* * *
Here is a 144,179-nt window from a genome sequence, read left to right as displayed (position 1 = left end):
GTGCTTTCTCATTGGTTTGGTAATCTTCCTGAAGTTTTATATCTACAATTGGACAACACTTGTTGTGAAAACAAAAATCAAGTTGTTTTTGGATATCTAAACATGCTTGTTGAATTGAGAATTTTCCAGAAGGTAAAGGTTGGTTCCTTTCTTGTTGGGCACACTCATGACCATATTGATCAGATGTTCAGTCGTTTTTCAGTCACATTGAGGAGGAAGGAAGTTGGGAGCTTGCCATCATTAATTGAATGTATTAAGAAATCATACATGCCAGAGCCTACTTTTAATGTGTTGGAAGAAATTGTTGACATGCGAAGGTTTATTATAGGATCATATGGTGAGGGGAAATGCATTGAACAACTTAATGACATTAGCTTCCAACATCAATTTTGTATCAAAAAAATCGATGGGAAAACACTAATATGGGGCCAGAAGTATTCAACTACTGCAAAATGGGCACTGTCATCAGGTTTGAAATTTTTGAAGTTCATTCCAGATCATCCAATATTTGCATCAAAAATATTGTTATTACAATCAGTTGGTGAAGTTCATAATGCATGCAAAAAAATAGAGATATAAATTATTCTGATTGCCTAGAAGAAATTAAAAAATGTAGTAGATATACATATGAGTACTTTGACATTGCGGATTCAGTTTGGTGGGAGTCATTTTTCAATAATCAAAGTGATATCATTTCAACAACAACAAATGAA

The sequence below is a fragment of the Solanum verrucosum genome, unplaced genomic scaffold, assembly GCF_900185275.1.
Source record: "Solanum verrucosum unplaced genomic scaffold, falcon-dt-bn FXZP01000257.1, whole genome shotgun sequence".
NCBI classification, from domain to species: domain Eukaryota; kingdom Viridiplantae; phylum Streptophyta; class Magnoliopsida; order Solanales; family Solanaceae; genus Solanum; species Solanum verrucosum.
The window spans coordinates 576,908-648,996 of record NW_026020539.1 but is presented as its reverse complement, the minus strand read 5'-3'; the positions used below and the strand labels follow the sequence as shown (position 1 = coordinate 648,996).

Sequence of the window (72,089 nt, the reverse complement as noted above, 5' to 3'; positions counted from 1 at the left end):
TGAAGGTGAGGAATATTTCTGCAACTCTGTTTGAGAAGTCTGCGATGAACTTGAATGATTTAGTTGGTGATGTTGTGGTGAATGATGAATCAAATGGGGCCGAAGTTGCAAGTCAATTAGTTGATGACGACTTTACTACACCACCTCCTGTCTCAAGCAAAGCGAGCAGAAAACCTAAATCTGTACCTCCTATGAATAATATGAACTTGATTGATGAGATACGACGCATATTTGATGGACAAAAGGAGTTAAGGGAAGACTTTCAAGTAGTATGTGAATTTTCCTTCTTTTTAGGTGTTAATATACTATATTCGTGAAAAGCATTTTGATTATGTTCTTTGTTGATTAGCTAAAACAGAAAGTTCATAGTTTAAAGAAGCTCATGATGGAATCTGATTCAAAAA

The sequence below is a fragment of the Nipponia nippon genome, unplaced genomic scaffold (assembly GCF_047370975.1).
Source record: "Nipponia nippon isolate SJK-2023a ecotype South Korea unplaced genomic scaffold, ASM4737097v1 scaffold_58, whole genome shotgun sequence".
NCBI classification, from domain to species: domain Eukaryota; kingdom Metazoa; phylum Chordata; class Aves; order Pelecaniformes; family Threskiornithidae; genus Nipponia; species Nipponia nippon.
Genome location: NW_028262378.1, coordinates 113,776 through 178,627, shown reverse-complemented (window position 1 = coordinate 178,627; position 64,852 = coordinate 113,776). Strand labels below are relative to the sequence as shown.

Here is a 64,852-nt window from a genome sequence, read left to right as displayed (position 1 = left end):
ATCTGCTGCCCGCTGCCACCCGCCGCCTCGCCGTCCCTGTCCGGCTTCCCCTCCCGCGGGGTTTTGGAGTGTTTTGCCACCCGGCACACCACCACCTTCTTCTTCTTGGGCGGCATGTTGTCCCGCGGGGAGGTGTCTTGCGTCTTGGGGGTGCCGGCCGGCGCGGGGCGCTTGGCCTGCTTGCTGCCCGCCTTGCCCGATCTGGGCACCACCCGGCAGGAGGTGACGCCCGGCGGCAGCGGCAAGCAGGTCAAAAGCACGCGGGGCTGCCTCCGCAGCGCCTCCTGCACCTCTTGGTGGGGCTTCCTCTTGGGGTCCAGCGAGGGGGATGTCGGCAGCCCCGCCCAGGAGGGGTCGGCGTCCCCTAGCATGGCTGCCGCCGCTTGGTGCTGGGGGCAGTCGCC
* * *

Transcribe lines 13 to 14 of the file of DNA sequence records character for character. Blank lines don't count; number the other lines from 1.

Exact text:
Here is a 64,852-nt window from a genome sequence, read left to right as displayed (position 1 = left end):
ATCTGCTGCCCGCTGCCACCCGCCGCCTCGCCGTCCCTGTCCGGCTTCCCCTCCCGCGGGGTTTTGGAGTGTTTTGCCACCCGGCACACCACCACCTTCTTCTTCTTGGGCGGCATGTTGTCCCGCGGGGAGGTGTCTTGCGTCTTGGGGGTGCCGGCCGGCGCGGGGCGCTTGGCCTGCTTGCTGCCCGCCTTGCCCGATCTGGGCACCACCCGGCAGGAGGTGACGCCCGGCGGCAGCGGCAAGCAGGTCAAAAGCACGCGGGGCTGCCTCCGCAGCGCCTCCTGCACCTCTTGGTGGGGCTTCCTCTTGGGGTCCAGCGAGGGGGATGTCGGCAGCCCCGCCCAGGAGGGGTCGGCGTCCCCTAGCATGGCTGCCGCCGCTTGGTGCTGGGGGCAGTCGCC